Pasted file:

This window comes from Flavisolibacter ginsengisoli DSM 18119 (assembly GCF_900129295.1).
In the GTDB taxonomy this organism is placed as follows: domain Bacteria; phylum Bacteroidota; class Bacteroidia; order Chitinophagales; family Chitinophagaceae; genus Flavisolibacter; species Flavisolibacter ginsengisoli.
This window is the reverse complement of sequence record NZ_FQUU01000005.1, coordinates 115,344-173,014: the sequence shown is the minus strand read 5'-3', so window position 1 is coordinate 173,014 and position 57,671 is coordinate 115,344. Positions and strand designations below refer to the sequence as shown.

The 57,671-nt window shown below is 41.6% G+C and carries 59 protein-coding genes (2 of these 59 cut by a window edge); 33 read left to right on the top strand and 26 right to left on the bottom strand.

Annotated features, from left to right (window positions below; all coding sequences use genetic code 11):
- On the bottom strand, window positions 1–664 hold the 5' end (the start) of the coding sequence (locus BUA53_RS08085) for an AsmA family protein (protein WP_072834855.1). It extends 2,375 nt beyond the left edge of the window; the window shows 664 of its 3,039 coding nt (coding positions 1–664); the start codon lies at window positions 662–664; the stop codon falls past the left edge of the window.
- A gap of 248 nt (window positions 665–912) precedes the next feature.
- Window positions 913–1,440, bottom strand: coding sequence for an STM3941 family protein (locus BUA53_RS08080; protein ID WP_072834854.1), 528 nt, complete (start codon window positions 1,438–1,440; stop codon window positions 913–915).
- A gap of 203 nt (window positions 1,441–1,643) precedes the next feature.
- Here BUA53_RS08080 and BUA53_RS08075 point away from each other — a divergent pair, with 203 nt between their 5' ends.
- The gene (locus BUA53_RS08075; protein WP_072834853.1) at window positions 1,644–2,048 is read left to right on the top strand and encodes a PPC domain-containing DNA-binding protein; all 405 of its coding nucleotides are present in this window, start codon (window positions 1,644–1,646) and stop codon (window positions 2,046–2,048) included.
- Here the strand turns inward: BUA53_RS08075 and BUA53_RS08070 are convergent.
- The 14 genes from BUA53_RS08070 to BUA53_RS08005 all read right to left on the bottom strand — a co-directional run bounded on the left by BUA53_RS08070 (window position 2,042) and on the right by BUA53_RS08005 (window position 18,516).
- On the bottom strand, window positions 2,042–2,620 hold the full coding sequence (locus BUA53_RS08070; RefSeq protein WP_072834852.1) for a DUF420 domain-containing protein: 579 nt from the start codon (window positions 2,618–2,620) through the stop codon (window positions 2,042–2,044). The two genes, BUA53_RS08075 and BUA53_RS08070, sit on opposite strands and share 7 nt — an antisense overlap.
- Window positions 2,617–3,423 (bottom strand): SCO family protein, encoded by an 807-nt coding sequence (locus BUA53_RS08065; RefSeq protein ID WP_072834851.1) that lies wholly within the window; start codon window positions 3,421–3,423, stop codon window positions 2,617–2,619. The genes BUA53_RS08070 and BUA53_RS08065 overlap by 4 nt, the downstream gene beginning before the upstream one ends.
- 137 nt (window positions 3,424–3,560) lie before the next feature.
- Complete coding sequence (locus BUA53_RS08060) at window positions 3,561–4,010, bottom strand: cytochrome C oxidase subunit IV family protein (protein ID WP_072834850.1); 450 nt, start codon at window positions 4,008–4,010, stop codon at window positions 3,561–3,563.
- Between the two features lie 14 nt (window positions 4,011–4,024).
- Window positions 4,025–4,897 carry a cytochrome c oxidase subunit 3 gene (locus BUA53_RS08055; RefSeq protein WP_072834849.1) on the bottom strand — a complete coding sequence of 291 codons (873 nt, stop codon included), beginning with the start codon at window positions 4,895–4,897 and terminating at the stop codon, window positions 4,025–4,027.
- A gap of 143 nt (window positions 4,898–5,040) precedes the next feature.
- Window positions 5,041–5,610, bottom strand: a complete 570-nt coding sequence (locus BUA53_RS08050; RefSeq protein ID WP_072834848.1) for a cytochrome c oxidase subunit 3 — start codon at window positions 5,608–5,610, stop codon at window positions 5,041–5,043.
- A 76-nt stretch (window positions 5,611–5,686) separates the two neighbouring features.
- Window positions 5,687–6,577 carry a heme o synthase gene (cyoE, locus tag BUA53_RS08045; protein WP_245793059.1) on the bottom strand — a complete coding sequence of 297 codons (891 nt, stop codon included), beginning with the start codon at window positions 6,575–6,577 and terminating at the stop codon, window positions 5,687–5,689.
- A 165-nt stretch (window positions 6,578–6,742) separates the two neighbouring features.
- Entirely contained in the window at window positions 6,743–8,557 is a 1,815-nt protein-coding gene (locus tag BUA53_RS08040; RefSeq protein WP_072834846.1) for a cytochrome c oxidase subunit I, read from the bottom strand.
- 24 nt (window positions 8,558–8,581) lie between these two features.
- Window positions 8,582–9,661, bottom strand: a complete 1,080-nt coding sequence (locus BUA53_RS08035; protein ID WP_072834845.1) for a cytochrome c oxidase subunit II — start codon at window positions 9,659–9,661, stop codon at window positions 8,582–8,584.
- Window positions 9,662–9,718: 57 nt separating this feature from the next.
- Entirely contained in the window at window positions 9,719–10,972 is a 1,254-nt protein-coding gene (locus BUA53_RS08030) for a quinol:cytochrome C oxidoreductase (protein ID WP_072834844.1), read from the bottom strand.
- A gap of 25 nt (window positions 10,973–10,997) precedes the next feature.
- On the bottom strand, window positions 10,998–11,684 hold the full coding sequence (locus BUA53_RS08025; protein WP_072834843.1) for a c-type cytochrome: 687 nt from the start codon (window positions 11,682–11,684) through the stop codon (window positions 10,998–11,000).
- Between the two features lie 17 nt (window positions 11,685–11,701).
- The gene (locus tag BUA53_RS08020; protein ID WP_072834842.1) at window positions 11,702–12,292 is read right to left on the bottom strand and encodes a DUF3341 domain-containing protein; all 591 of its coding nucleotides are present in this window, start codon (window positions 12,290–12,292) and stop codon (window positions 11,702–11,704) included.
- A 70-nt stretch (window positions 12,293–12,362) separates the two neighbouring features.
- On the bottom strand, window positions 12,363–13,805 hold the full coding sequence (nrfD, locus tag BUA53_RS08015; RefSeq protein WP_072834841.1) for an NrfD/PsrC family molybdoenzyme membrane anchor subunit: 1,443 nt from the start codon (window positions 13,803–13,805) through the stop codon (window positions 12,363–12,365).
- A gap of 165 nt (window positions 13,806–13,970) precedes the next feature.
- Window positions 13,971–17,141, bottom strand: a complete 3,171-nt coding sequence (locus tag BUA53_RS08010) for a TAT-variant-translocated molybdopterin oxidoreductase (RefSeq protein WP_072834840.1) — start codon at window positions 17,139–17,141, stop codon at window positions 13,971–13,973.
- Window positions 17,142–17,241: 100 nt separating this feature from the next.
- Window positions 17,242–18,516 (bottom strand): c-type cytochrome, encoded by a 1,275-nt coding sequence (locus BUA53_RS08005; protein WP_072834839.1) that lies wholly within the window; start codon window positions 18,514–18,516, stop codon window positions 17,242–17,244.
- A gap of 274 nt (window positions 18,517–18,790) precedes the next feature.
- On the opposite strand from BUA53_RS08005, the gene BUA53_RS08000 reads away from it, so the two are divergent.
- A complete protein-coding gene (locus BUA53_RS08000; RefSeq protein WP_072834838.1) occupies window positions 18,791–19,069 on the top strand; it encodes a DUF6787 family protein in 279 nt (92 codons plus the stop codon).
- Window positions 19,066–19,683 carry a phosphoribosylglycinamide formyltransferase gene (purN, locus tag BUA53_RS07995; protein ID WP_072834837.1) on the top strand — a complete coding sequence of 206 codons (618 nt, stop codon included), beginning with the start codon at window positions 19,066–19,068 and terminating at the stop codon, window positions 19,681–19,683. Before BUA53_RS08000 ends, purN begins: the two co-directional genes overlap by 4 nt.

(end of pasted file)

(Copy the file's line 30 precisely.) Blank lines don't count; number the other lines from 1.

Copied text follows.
- A gap of 25 nt (window positions 10,973–10,997) precedes the next feature.